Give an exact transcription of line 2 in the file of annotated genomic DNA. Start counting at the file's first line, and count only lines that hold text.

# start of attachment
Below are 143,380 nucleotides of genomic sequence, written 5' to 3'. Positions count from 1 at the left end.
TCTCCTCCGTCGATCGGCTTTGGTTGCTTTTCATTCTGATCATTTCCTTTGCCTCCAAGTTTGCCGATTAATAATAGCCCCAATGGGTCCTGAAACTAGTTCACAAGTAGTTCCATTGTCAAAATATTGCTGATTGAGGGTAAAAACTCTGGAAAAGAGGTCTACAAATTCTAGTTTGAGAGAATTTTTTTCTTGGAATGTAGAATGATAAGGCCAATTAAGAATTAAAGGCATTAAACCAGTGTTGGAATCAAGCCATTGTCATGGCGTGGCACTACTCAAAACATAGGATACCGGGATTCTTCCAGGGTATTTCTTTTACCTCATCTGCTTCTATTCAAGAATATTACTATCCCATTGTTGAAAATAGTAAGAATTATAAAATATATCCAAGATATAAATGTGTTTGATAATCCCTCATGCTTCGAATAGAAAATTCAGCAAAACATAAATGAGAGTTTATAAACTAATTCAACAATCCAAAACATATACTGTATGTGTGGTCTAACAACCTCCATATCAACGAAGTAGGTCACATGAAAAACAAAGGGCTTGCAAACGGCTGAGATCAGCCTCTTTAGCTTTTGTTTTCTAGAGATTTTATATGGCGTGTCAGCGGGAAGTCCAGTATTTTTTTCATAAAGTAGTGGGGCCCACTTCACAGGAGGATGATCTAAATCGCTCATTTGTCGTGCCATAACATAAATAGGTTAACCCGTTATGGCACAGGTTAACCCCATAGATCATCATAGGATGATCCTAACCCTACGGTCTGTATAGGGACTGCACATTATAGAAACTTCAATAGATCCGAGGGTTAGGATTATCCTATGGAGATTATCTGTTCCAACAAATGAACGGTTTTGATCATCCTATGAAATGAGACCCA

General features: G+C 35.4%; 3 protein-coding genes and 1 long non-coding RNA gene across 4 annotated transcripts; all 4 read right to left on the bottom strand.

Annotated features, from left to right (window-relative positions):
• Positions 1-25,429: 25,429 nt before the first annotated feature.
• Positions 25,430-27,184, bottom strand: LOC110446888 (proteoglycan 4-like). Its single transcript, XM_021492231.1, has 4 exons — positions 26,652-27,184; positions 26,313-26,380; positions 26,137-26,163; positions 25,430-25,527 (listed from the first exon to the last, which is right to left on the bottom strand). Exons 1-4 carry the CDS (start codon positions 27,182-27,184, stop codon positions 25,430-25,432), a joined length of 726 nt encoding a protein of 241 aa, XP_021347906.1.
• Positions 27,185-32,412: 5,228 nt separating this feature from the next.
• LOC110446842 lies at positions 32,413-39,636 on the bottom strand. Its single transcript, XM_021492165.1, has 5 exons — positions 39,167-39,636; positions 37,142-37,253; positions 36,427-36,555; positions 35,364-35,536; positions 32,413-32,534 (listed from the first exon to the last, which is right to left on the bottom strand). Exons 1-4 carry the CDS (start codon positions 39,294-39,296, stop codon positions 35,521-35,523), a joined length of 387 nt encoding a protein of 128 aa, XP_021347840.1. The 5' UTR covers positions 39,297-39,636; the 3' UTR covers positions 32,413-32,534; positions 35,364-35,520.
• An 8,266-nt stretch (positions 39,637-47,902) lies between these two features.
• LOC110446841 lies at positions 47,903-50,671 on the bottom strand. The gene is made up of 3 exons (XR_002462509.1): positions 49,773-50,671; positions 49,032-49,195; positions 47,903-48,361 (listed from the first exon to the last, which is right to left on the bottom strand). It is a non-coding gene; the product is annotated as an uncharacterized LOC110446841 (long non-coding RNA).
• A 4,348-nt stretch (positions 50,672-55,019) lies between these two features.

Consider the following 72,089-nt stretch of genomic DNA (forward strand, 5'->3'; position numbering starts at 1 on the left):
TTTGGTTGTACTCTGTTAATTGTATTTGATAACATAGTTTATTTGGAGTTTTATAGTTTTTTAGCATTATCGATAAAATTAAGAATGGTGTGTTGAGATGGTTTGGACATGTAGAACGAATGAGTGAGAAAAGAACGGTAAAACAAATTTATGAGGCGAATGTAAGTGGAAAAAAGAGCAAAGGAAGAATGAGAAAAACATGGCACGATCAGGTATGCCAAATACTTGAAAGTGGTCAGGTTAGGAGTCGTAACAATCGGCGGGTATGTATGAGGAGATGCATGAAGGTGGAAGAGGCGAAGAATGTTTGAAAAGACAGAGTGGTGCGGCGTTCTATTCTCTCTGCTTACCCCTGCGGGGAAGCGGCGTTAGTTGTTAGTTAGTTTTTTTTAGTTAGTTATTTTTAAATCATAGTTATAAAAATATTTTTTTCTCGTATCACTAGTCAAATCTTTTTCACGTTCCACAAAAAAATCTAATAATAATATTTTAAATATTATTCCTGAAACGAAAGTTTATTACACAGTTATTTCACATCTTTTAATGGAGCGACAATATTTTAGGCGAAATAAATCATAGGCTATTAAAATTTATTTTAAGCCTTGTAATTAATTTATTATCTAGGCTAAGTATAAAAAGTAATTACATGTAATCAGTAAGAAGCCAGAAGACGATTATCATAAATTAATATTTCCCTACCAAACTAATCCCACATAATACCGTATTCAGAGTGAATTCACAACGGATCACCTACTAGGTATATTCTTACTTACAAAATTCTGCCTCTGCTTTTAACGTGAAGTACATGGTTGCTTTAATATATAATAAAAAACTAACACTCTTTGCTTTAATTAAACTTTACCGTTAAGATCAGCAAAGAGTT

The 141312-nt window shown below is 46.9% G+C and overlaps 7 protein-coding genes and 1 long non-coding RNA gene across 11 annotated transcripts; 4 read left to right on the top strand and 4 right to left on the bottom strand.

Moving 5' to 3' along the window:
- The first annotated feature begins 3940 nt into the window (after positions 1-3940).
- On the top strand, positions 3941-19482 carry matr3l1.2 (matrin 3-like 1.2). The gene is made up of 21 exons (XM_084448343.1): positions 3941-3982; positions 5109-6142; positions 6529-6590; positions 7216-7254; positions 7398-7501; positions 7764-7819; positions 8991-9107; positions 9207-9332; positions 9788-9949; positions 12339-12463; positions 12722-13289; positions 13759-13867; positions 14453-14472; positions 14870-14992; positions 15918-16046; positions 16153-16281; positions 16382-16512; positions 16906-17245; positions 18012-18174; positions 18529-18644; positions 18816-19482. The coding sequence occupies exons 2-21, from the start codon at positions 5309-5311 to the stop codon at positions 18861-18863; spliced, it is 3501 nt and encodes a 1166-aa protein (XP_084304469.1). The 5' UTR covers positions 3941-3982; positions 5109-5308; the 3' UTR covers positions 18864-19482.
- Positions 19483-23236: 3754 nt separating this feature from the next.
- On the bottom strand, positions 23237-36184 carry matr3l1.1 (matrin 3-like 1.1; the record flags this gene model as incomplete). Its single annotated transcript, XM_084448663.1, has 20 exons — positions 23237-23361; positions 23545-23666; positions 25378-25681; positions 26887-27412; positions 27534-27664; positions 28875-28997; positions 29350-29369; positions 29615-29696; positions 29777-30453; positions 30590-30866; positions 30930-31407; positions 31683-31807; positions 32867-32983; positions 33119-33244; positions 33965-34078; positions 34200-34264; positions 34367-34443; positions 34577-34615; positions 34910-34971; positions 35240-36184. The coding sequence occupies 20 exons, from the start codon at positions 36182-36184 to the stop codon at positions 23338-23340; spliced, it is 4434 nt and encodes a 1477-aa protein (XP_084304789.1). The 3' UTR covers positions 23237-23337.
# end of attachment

TCTCCTCCGTCGATCGGCTTTGGTTGCTTTTCATTCTGATCATTTCCTTTGCCTCCAAGTTTGCCGATTAATAATAGCCCCAATGGGTCCTGAAACTAGTTCACAAGTAGTTCCATTGTCAAAATATTGCTGATTGAGGGTAAAAACTCTGGAAAAGAGGTCTACAAATTCTAGTTTGAGAGAATTTTTTTCTTGGAATGTAGAATGATAAGGCCAATTAAGAATTAAAGGCATTAAACCAGTGTTGGAATCAAGCCATTGTCATGGCGTGGCACTACTCAAAACATAGGATACCGGGATTCTTCCAGGGTATTTCTTTTACCTCATCTGCTTCTATTCAAGAATATTACTATCCCATTGTTGAAAATAGTAAGAATTATAAAATATATCCAAGATATAAATGTGTTTGATAATCCCTCATGCTTCGAATAGAAAATTCAGCAAAACATAAATGAGAGTTTATAAACTAATTCAACAATCCAAAACATATACTGTATGTGTGGTCTAACAACCTCCATATCAACGAAGTAGGTCACATGAAAAACAAAGGGCTTGCAAACGGCTGAGATCAGCCTCTTTAGCTTTTGTTTTCTAGAGATTTTATATGGCGTGTCAGCGGGAAGTCCAGTATTTTTTTCATAAAGTAGTGGGGCCCACTTCACAGGAGGATGATCTAAATCGCTCATTTGTCGTGCCATAACATAAATAGGTTAACCCGTTATGGCACAGGTTAACCCCATAGATCATCATAGGATGATCCTAACCCTACGGTCTGTATAGGGACTGCACATTATAGAAACTTCAATAGATCCGAGGGTTAGGATTATCCTATGGAGATTATCTGTTCCAACAAATGAACGGTTTTGATCATCCTATGAAATGAGACCCA